Commentary

Simple math paints a real picture

March 1, 2017   ·   0 Comments

Mark Pavilons

 

I’m often asked by my children about the importance of mathematics.
I tell them that everyone needs simple math to figure out your bills, taxes and the like. Math also helps your brain ignite those neurons responsible for higher order and problem solving.
I’m not sure if there is a real-life need for knowing how long it takes a train, travelling at 60 mph to get half-way to its destination. But, simple math holds the answers to almost everything in society today. In other words, you don’t have to be a math whiz to understand supply side economics, credit card bills, interest rates or bank profits.
Some figures released last week really brought this message home, to me at least.
Canadian grocery and pharmacy retailer Loblaw reported a 57 per cent rise in quarterly profit. The giant, which sells everything from groceries to wireless mobile products, enjoyed a 2.4 per cent revenue increase to $11.13 billion in the fourth quarter of 2016.
Sales in the retail business, the company’s biggest, rose 2.3 per cent to $10.8 billion.
So, using simple math we can conclude that if their profits rose by 57% consumer spending rose by a substantial amount, too. If my grocery cart costs me more each week, my disposable income drops and I have less discretionary cash in my pocket.
We all gotta eat.
In our family of five we notice even the smallest increase in fruits, veggies and meat. Over the past couple of years, our grocery bill has grown by at least 15%. My pay cheque did not increase by 15%. In fact, income tax changes this year saw my take-home pay drop.
Our venerable Canadian banks are also thermometers of economic activity.
The CIBC announced a very strong first quarter of 2017. The bank reported net income was $1.4 billion, compared with $982 million for the first quarter a year ago, and $931 million for the prior quarter.
Royal Bank of Canada reported a net income of $3 billion for the first quarter, up $580 million or 24% from a year ago.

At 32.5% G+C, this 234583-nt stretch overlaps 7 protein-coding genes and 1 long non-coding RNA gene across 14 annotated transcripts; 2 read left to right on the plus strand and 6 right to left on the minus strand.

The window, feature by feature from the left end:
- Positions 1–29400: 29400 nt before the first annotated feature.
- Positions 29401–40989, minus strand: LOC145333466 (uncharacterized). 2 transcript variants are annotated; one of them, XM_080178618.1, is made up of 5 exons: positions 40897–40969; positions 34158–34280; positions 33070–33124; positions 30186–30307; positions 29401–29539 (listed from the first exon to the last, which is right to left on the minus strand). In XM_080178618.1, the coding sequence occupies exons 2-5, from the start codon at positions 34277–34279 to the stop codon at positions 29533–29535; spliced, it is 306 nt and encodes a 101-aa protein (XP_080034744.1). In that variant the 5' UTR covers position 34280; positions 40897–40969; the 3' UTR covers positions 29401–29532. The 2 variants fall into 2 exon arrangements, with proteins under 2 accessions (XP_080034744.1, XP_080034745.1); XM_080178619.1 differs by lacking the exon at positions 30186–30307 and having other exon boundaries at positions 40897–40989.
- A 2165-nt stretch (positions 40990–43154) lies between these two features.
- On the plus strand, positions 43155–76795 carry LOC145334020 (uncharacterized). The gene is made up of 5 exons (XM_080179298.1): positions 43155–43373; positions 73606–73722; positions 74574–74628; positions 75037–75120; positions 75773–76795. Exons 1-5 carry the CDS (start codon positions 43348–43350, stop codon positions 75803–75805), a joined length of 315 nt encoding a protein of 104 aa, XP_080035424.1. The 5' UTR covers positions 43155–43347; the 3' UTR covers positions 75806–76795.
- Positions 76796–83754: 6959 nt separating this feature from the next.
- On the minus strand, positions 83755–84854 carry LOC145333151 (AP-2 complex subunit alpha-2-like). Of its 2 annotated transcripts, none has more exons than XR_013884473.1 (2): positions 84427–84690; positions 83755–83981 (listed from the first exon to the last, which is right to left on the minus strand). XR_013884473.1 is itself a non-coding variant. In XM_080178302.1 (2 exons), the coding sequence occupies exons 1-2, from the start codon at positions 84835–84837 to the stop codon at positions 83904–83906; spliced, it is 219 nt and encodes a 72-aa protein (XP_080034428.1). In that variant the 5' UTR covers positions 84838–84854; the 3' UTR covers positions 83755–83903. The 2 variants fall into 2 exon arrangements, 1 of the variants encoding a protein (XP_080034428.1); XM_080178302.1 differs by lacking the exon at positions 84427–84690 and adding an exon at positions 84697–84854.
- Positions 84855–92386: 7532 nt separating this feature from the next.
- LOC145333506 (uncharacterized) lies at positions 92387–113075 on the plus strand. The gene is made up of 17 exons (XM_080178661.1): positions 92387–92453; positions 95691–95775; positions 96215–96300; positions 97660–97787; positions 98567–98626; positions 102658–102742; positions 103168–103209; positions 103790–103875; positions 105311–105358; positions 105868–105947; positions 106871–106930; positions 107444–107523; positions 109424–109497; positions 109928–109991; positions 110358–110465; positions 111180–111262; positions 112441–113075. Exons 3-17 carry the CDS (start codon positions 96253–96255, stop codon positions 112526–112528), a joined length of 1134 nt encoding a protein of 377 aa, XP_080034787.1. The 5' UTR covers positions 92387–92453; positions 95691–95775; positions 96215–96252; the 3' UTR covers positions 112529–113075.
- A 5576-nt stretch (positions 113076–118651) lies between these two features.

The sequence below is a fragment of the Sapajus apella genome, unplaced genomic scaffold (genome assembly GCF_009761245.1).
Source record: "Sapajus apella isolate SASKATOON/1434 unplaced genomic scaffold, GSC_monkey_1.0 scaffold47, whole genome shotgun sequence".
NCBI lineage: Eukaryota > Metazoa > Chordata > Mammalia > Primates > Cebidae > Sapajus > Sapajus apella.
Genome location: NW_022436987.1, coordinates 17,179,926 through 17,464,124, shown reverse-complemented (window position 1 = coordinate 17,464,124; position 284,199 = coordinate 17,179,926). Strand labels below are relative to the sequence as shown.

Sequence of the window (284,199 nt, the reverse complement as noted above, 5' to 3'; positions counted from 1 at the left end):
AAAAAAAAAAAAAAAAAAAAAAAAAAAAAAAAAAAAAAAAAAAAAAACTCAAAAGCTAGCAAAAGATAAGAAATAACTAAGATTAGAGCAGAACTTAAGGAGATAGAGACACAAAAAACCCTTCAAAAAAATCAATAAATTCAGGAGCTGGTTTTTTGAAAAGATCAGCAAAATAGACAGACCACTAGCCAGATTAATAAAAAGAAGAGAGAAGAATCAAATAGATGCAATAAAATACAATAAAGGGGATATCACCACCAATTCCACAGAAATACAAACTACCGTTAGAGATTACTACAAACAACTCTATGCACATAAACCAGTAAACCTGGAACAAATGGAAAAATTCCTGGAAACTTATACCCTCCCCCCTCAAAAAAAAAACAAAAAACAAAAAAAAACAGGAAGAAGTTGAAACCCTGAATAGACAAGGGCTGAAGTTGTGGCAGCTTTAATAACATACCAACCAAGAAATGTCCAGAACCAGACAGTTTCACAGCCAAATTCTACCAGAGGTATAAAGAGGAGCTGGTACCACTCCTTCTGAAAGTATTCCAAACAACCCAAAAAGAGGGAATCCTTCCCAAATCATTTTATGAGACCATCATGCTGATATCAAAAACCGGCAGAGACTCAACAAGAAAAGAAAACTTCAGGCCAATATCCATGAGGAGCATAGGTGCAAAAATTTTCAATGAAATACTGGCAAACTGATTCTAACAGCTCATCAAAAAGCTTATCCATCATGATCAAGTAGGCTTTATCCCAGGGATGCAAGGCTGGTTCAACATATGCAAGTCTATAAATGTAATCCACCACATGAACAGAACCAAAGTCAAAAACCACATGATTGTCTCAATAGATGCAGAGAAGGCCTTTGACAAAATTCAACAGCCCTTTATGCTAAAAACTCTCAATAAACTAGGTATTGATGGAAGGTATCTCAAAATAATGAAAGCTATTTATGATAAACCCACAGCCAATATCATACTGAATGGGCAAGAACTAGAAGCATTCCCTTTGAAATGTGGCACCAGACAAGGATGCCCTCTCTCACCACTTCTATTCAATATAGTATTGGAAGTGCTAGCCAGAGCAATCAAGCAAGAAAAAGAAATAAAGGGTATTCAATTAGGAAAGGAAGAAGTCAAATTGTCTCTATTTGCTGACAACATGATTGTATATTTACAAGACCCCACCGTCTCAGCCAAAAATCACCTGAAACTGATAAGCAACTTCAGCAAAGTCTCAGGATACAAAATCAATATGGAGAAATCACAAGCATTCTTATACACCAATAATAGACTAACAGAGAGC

For most us, simply sitting down at our dinner table and counting to one billion would take way too much of our time (an estimated 37 years). For a company to make $100 million more in profit in one quarter is simply unimaginable. And the kicker is, they’re playing around with our money!
If only our governments were so driven by the bottom line.
For someone like me, using simple math, this means that banks are lending out more money than ever before, through loans, mortgages, lines of credit, and likely have record credit card use by customers, which translates to interest income.
Without the use of a calculator, I can figure out that this means we are cash-strapped – asset-rich perhaps – but financially gagged and bound. We are forever handcuffed to our financial institutions.
It’s no secret that household debt in Canada is at its highest in history. With more of our after-tax income dedicated to paying our debts, that fiver in my wallet is shrinking fast.
I’m sure there are more people than ever before who’ve surpassed the threshold where food, clothing and shelter surpass the recommended upper levels in relation to income. In simpler words, if meeting our obligations consumes more than 60% of our earned income, we’re in proverbial doo-doo.
According to a study by BMO, Canadians contributed less to their tax free savings accounts in 2016. Eighty-five per cent of TFSA holders contributed an average of about $1,000 less than last year – with top cited reason being a lack of funds to invest.
Again, this is where simple math reigns supreme. I have 4 eggs, but my family eats 5 eggs. How much does that leave in my “nest egg?” Negative one.
So simple.
It’s no surprise why Canadians are investing less – we don’t have any money to invest and we need the cash flow for other expenses.
Further, the study anticipates even lower contributions in 2017.
Referring to my high school math knowledge, I do know that equations are always balanced out. If one side of the balance sheet soars, the other side has a reciprocal drop.
So, for those who are mathematically challenged, here goes: if retailers, banks, oil companies and the like see increased sales and profits, there has to be an offsetting increase in spending by consumers (that’s us).
With every quarterly report of higher-than-expected profits comes a kick in the guts to average working stiffs. Every time my bank’s CEO gets another bonus, my knees quiver and shake. Every time the price at the pump rises, I think twice about taking that long drive. With every increase in transportation costs of food products comes a sacrifice of ground beef for sirloin. Heck, even our dogs eat well! Price-matching is the new normal.
With income tax filing on the horizon, I cry inwardly. No money for TFSA; no money for RRSPs. The well, she is dry.
Maybe my simple math is off. I still buy lottery tickets, which, I’m told, is a tax on those who can’t do math!

         

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